Several UMass Medical School employees are among those being honored by the 2016 Commonwealth of Massachusetts Performance Recognition Program.
The program gives formal recognition to state employees who make meaningful contributions that distinguish them from their peers. The special awards focus attention on consistent, positive achievements by both individual and teams of state employees, and recognize those who demonstrate innovation and dedication to their work, concern for the public trust and a commitment to excellence.
“For 32 years, the Performance Recognition Program has been an important means to publicly acknowledge and encourage an individual or team’s outstanding performance, “said UMass President Martin T. Meehan, announcing the UMass recipients.
A special event for recipients will be held later in October at the State House.
The following individuals were honored with the Commonwealth Citation for Outstanding Performance:
Tamara Ohler, PhD, senior policy analyst at the Center for Health Law and Economics of Commonwealth Medicine; Michael F. Baker, MA, registrar; Lisa Beittel, MBA, assistant professor of psychiatry; An Dinh, institutional research analyst; Kimberly LaPerle, executive assistant; Kendall Knight, PhD, professor of biochemistry & molecular pharmacology; and, Mary Zanetti, EdD, assistant professor of quantitative health sciences.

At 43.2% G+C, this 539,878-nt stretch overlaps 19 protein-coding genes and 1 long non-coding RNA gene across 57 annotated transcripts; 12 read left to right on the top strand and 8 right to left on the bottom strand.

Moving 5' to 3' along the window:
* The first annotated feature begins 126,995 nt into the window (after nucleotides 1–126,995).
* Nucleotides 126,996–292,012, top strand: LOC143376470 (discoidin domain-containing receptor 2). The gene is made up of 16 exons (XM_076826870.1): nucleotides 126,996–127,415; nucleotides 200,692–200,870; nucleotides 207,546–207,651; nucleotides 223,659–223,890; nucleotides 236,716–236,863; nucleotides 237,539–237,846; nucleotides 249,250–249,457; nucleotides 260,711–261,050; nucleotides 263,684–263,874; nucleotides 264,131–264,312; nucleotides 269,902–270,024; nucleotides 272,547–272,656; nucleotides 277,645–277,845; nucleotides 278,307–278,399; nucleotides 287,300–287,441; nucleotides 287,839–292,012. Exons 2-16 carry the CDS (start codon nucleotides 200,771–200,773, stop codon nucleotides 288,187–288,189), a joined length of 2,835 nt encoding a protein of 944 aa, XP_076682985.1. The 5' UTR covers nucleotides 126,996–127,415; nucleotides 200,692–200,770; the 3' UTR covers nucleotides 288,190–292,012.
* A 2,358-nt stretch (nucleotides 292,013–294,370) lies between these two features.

Additionally, the State Supplemental Program (SSP) and the Enhanced Coordination of Benefits program at the Center for Health Care Financing at Commonwealth Medicine were recognized, including program coordinator Sandra Stickney; specialty projects health benefits coordinator Renee Grenier; and health benefit coordinators Janice Allen, Sharon Beausoleil, Lori Bosak, Nevelle Faly, Anna Guinta, Mary Hajjar, Julie Roselund, Rachel Ross-Jenkinson, Yasmine Salvador and Danielle Zenus.
The SSP is a federally mandated cash assistance program that services more than 200,000 low-income, blind and/or disabled residents. The SSP team was recognized for helping residents receive their cash benefits in a seamless, uninterrupted fashion. In 2010, UMass Medical School took over SSP program administration from the Social Security Administration, and saved the commonwealth more than $85 million from 2012 to 2016.
The Enhanced Coordination of Benefits Program was recognized for its role in working with medically complex members of MassHealth, the Massachusetts Medicaid program, to identify and access new or existing commercial health insurance. Health benefit coordinators meet with families, educate them and guide them through the health insurance maze, coordinating insurance with hospitals, clinicians and financial services.